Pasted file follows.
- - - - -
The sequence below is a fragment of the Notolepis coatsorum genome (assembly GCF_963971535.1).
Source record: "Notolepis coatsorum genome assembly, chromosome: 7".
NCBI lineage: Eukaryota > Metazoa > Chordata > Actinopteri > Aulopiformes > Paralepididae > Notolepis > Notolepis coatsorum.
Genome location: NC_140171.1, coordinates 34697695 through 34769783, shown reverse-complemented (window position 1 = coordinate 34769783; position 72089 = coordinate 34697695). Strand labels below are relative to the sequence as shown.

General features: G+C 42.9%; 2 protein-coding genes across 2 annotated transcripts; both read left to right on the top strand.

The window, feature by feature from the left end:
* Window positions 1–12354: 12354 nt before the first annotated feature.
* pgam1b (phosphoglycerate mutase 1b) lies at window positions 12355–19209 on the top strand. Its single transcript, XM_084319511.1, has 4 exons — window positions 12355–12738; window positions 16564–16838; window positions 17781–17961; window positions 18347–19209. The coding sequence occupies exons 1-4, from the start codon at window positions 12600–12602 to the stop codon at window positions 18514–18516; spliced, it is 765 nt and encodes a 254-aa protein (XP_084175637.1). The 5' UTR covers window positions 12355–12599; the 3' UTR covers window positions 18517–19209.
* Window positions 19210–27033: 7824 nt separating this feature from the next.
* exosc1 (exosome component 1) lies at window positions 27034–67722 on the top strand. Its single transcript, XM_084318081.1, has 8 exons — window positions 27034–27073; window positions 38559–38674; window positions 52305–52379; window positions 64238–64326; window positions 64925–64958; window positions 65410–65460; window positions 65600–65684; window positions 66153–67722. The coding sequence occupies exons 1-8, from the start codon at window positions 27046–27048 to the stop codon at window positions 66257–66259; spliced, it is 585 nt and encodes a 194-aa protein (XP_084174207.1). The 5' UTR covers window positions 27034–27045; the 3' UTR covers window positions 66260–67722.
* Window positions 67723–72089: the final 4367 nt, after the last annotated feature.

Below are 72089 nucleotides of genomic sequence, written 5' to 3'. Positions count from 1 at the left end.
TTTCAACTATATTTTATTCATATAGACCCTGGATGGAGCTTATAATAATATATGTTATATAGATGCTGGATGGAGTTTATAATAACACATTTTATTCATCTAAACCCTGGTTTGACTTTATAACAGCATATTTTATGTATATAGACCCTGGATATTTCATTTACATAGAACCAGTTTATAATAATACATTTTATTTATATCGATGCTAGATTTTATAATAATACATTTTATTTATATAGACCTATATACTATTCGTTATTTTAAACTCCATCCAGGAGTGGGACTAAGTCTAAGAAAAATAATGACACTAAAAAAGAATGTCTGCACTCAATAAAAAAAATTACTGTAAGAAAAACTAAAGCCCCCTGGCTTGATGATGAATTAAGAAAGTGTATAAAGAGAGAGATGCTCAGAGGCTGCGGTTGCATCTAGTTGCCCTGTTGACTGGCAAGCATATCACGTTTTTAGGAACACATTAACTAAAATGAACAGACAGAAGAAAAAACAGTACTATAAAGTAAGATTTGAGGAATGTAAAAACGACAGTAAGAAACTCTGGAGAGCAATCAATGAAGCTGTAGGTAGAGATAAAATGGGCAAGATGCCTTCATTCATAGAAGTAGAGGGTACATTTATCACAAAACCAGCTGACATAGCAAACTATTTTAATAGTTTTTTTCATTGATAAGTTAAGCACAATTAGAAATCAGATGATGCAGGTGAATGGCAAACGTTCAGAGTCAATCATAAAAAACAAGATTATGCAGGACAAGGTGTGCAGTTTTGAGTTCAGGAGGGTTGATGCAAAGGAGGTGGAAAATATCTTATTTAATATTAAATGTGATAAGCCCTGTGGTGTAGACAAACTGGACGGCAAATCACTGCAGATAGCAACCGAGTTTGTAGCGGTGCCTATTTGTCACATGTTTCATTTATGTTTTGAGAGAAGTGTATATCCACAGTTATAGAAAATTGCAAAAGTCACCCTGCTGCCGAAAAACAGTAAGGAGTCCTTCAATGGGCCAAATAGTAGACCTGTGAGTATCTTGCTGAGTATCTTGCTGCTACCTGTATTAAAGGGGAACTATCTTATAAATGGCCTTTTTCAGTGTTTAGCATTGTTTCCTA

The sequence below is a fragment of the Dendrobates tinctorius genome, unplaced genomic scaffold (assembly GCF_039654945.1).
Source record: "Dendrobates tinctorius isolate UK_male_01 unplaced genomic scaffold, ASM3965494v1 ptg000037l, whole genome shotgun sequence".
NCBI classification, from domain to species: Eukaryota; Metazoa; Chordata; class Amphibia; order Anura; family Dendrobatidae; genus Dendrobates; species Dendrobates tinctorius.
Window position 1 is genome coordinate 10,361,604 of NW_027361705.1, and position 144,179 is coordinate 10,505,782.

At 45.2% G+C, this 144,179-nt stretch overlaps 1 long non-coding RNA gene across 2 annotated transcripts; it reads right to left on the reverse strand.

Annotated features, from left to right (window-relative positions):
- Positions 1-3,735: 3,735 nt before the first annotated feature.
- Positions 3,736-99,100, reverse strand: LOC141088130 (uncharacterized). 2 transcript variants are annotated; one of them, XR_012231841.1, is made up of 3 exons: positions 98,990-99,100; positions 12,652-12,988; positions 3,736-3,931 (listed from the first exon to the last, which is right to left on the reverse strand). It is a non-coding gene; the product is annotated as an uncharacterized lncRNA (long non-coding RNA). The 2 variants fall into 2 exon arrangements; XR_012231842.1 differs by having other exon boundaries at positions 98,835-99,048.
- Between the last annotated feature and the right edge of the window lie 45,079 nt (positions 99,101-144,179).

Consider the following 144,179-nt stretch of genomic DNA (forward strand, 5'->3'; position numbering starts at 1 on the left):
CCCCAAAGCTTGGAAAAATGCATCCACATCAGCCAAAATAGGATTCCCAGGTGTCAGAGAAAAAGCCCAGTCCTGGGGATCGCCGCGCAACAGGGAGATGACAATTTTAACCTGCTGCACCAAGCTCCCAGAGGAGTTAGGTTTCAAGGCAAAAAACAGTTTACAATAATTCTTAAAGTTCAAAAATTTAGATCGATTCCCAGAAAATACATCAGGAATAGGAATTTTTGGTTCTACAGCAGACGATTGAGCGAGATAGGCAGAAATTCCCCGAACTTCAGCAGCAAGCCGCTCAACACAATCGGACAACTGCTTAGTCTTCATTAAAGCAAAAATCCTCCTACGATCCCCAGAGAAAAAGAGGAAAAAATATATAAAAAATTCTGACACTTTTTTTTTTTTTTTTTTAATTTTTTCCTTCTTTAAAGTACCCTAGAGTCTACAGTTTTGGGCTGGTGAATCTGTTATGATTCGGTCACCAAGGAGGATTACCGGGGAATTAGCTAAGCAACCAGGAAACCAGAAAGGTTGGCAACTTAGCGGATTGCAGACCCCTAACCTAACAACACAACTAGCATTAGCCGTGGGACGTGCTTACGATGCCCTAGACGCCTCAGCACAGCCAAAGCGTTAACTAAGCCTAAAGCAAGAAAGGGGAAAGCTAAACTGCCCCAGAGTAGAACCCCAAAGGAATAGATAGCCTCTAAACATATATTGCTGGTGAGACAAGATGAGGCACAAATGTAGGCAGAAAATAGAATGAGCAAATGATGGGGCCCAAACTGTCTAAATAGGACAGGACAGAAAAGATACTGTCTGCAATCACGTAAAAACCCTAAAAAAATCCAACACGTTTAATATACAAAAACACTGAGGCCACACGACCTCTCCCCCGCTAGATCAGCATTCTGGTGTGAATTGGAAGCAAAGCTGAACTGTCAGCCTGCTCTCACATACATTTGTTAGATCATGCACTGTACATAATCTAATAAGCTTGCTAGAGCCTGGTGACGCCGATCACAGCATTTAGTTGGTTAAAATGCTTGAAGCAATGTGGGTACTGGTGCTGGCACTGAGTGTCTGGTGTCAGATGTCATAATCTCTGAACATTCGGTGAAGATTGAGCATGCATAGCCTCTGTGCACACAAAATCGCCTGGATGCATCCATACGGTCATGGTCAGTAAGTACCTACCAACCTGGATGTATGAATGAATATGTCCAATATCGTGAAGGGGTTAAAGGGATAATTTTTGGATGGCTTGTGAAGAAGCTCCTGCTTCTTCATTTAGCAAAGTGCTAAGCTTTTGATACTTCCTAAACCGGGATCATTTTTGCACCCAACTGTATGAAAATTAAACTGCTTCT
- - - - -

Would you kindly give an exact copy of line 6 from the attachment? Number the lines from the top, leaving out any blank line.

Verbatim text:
The window, feature by feature from the left end: